Gerald Masoudi, a former chief counsel of the FDA, noted that the truthful discussion of off-label uses of drugs is quite legitimate within the medical community and that the decision in Caronia will force the FDA to focus on off-label cases in a new way. “It’s going to make the FDA focus on the kinds of speech that are more likely to harm consumers, such as false or misleading marketing, versus something that is not approved.” The Pharmaceutical Research and Manufacturers of America also agreed with the court’s decision and believe that this ruling will help to provide a more current and accurate flow of information from professionals to patients (Thomas).

Yet others disagree. While the decision in Caronia may prove to be a great victory for the pharmaceutical company, some doctors worry about the increased health risks that this decision could pose to the public. Because off-label uses for drugs can now be freely promoted within the Second Circuit, side effects and risks to patients could be an even greater unknown since the drug was not approved by the FDA for that particular use. Dr. Steven Nissen, a cardiologist with the Cleveland Clinic, explains that this issue is simply not a matter of free speech but “is the medical equivalent of yelling fire in a crowded auditorium.” This sentiment echoes the potential danger this decision could bring to public health, while the overall strength of the FDA could weaken over time if the off-label promotion of drugs is legally permitted (Fauber).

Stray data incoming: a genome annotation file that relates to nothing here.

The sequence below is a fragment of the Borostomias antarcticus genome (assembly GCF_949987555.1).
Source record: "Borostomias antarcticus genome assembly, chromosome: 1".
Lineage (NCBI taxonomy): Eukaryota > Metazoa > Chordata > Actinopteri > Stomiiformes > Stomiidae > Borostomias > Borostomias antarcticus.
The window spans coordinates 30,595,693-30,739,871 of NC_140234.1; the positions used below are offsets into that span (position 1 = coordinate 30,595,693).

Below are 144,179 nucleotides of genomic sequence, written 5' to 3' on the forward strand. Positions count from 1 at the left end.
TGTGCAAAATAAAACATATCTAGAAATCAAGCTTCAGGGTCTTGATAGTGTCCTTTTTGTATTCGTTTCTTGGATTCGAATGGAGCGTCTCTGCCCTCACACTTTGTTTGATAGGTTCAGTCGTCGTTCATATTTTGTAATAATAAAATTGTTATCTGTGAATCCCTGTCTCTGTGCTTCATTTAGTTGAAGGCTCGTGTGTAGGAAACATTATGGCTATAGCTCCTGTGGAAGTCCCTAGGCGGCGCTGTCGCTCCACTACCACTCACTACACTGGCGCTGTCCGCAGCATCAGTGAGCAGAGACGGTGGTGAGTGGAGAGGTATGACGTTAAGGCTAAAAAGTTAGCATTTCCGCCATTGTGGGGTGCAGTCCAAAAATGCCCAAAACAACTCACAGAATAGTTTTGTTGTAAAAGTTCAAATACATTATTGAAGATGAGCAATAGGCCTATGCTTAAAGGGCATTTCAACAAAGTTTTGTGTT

So what does this mean for the future of free speech as it applies to the pharmaceutical industry? Because off-label promotion is no longer illegal in the Second Circuit, drug manufacturers are free to market their drugs for uses not approved by the FDA. There will be less restrictions and potentially less fear of criminal prosecutions, as long as the information provided is considered truthful. But this decision could also pose problems to future cases as what is deemed “truthful” and “non-misleading” may be considered too broad (Sack). It is believed that the government will most likely ask for the case to be heard again in the federal appeals court and the case could make its way up the Supreme Court in time. While the Second Circuit’s decision only reaches New York, Vermont, and Connecticut, it could have even greater national effects on public health and safety, as well as on how drug promotion will be approached in the future, if it does reach the Supreme Court (Thomas).


Fauber, John. "Off-Label Drug Marketing Is 'Free Speech,' Court Rules." ABC News. ABC News Network, 05 Dec. 2012. Web. <http://abcnews.go.com/Health/Drugs/off-label-drug-marketing-free-speech-court-rules/story?id=17883930>. 

Kelton, Erika. "Off-Label Pharma Prosecutions Won't Be Silenced By First Amendment Decision." Forbes. Forbes Magazine, 04 Jan. 2013. Web. <http://www.forbes.com/sites/erikakelton/2013/01/04/off-label-pharma-prosecutions-wont-be-silenced-by-first-amendment-decision/>.

Sack, Jonathan. "Does Misdemeanor Misbranding Survive Caronia?" Forbes. Forbes Magazine, 11 Dec. 2012. Web. <http://www.forbes.com/sites/insider/2012/12/11/does-misdemeanor-misbranding-survive-caronia/>.

Thomas, Katie. "Ruling is Victory for Drug Companies in Promoting Medicine for Other Uses." The New York Times. The New York Times, 03 Dec. 2012. Web. <http://www.nytimes.com/2012/12/04/business/ruling-backs-drug-industry-on-off-label-marketing.html?_r=1>.